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Spectres of Weber: Precision and perversity in governance

Published in Governance, Latest Posts by Mark Murphy on November 5, 2014

image by Redjar

image by Redjar

No one should be surprised when faced with the unintended consequences of bureaucracy, new or old; Weber, the father of modern studies of bureaucracy, long ago coined the term ‘iron cage’ to signify a system that somehow managed to combine rational means with irrational results (Gregory, 2007:231).

The iron cage – the greatest unintended consequence of them all? Maybe, although you’d have to accept the basic tenet that we live in a version of the totally administered society. This is debatable of course although you could make the argument that the never-ending parade of unintended consequences represents a different kind of bureaucratic prison. The advent of new public management (NPM) certainly didn’t do much to stem the tide – in fact if anything NPM has managed to up the ante when it comes to bureaucracy and its consequences. You could point to a range of sources for this but Robert Gregory is particularly good on the impact of NPM in New Zealand:

The creation of single-purpose agencies dedicated to the production of their clearly specified output classes, and held accountable for so doing by an increasingly system of micro-management, exacerbated problems of inter-agency collaboration in the pursuit of collective public policy purposes. The generation of organisational outputs became more immediately compelling than the achievement of longer-term outcomes; ‘siloization’ and fragmentation in the structural edifice of the state sector created a need for more pragmatic moves to ‘re-join’ previously insulated organisational fiefdoms, especially policy ministries and their relevant operational arms (Gregory, 2007: 228).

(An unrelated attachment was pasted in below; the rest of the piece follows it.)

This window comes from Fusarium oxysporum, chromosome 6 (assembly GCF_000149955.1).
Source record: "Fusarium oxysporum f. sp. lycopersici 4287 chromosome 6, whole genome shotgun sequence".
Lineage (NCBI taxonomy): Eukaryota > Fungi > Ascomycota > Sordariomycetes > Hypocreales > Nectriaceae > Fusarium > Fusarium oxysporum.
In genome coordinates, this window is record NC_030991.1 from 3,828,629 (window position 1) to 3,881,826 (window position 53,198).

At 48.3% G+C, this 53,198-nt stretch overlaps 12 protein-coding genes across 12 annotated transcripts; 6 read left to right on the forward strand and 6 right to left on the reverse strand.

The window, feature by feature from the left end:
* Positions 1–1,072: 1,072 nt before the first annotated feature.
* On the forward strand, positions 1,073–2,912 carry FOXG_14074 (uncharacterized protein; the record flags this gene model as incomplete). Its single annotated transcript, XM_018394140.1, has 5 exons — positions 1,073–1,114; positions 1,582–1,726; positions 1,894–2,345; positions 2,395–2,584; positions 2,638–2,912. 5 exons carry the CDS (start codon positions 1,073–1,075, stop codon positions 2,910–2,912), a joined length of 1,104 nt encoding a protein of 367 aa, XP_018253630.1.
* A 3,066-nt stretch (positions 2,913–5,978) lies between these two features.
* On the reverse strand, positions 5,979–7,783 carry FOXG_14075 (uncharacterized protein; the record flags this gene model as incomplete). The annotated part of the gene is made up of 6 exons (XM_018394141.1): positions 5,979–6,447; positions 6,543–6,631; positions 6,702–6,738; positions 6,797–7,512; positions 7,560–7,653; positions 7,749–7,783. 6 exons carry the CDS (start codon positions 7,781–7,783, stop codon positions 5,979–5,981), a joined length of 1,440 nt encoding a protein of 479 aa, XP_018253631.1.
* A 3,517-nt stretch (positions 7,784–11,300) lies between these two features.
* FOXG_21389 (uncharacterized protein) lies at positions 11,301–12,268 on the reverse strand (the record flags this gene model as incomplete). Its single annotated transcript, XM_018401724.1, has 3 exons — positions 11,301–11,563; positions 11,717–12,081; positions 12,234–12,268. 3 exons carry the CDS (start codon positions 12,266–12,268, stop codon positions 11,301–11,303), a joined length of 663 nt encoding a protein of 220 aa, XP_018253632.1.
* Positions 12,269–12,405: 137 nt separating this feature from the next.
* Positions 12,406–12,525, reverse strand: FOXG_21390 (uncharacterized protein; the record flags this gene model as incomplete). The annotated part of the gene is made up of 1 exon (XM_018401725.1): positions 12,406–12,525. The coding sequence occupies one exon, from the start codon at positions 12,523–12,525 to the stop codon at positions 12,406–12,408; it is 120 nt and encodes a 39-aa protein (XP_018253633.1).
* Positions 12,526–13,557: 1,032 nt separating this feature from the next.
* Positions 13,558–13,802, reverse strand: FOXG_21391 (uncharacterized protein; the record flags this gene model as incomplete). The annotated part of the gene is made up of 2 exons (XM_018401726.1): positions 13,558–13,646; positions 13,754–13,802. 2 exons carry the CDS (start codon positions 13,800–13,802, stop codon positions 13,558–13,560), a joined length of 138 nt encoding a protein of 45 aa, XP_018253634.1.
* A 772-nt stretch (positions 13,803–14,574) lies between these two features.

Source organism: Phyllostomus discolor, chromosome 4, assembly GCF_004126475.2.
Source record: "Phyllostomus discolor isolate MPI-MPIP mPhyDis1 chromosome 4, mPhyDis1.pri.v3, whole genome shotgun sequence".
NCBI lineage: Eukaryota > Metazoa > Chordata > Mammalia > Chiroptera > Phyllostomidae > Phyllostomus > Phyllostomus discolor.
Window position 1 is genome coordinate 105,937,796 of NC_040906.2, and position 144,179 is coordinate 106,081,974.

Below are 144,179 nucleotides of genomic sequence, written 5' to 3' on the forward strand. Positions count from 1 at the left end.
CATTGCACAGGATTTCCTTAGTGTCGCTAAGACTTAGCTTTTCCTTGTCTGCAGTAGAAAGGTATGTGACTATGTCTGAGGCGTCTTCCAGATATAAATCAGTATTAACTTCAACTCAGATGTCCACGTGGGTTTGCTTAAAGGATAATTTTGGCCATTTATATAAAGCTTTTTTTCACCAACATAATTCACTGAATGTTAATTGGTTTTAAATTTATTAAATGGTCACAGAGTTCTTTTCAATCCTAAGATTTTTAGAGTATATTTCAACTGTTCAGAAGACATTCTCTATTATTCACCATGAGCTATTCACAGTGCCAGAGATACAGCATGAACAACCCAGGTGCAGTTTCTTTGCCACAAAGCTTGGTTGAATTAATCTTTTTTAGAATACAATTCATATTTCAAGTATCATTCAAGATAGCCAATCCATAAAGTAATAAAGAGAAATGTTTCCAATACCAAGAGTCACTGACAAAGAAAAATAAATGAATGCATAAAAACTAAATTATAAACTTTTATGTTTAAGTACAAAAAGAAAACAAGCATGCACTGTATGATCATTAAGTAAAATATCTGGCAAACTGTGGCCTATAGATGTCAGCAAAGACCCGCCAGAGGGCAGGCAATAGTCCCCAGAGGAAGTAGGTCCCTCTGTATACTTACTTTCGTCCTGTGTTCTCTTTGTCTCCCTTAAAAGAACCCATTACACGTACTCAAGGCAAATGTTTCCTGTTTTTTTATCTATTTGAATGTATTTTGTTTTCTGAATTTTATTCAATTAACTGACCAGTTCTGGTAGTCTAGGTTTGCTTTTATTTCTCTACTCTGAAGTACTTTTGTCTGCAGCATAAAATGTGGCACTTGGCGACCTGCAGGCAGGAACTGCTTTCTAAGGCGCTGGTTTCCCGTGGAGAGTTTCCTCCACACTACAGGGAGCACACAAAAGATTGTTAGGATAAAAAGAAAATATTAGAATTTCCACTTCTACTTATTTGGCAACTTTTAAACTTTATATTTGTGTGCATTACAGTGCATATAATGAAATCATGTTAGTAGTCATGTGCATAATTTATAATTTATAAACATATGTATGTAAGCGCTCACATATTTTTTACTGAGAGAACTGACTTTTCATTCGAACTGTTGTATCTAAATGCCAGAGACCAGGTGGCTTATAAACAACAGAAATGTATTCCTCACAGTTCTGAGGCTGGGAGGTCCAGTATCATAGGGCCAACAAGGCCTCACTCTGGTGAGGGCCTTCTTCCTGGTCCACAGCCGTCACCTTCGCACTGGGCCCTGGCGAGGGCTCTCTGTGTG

The consequences of NPM such as those described by Gregory or evidenced elsewhere – the risk avoidance, impression management and so on – could be seen as the latest fallacy in the unbreakable bond between bureaucratic forms of government and its discontents. The distance and also divide between policy and practice has possible never been greater which makes me wonder why we persist with such a simplistic understanding of how power works. I’m surely not the only one agreeing with Gregory when he states that ‘the greater the belief in precision and certainty in matters of government and governance, the more perverse the consequences that flow from it’ (Gregory, 2007: 243) – a correlation wholly in keeping with Weber’s own spirit of tragedy.

Reference

Gregory, R. (2007) New public management and the ghost of Max Weber: Exorcised or still haunting? In T. Christensen and P Laegreid (eds), Transcending new public management: The transformation of public sector reforms. Surrey: Ashgate.

About


Mark MurphyMark Murphy is a Reader in Education and Public Policy at the University of Glasgow. He previously worked as an academic at King’s College, London, University of Chester, University of Stirling, National University of Ireland, Maynooth, University College Dublin and Northern Illinois University. Mark is an active researcher in the fields of education and public policy. His research interests include educational sociology, critical theory, accountability in higher education, and public sector reform.

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